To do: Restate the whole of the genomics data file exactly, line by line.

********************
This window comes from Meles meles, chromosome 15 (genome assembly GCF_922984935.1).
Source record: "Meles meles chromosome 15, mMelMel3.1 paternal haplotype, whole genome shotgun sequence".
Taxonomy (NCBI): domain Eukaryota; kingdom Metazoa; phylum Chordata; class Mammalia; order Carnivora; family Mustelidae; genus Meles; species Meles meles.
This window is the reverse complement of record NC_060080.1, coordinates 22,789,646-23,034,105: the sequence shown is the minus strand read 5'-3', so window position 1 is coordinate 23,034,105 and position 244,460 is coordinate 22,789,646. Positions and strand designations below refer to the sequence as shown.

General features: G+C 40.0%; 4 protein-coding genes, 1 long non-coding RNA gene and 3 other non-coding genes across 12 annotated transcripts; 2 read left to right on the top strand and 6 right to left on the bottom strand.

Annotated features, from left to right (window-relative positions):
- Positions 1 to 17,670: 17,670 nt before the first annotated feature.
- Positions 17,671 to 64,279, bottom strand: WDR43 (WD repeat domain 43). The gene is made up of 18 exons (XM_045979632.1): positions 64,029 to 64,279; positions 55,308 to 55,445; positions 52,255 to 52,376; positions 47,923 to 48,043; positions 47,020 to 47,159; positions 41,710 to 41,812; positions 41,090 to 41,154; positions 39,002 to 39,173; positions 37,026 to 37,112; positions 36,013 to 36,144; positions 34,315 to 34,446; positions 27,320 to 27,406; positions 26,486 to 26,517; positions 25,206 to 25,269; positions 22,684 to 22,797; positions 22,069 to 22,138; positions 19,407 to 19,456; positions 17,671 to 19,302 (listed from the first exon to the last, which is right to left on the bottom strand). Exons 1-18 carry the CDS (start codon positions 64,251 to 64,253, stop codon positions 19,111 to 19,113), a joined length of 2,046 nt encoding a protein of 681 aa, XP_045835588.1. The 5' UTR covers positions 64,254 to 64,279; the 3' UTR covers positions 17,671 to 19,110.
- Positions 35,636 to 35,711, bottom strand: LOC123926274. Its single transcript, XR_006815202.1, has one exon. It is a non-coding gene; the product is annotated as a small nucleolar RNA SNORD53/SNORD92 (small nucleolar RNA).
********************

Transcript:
This window comes from Meles meles, chromosome 15 (genome assembly GCF_922984935.1).
Source record: "Meles meles chromosome 15, mMelMel3.1 paternal haplotype, whole genome shotgun sequence".
Taxonomy (NCBI): domain Eukaryota; kingdom Metazoa; phylum Chordata; class Mammalia; order Carnivora; family Mustelidae; genus Meles; species Meles meles.
This window is the reverse complement of record NC_060080.1, coordinates 22,789,646-23,034,105: the sequence shown is the minus strand read 5'-3', so window position 1 is coordinate 23,034,105 and position 244,460 is coordinate 22,789,646. Positions and strand designations below refer to the sequence as shown.

General features: G+C 40.0%; 4 protein-coding genes, 1 long non-coding RNA gene and 3 other non-coding genes across 12 annotated transcripts; 2 read left to right on the top strand and 6 right to left on the bottom strand.

Annotated features, from left to right (window-relative positions):
- Positions 1 to 17,670: 17,670 nt before the first annotated feature.
- Positions 17,671 to 64,279, bottom strand: WDR43 (WD repeat domain 43). The gene is made up of 18 exons (XM_045979632.1): positions 64,029 to 64,279; positions 55,308 to 55,445; positions 52,255 to 52,376; positions 47,923 to 48,043; positions 47,020 to 47,159; positions 41,710 to 41,812; positions 41,090 to 41,154; positions 39,002 to 39,173; positions 37,026 to 37,112; positions 36,013 to 36,144; positions 34,315 to 34,446; positions 27,320 to 27,406; positions 26,486 to 26,517; positions 25,206 to 25,269; positions 22,684 to 22,797; positions 22,069 to 22,138; positions 19,407 to 19,456; positions 17,671 to 19,302 (listed from the first exon to the last, which is right to left on the bottom strand). Exons 1-18 carry the CDS (start codon positions 64,251 to 64,253, stop codon positions 19,111 to 19,113), a joined length of 2,046 nt encoding a protein of 681 aa, XP_045835588.1. The 5' UTR covers positions 64,254 to 64,279; the 3' UTR covers positions 17,671 to 19,110.
- Positions 35,636 to 35,711, bottom strand: LOC123926274. Its single transcript, XR_006815202.1, has one exon. It is a non-coding gene; the product is annotated as a small nucleolar RNA SNORD53/SNORD92 (small nucleolar RNA).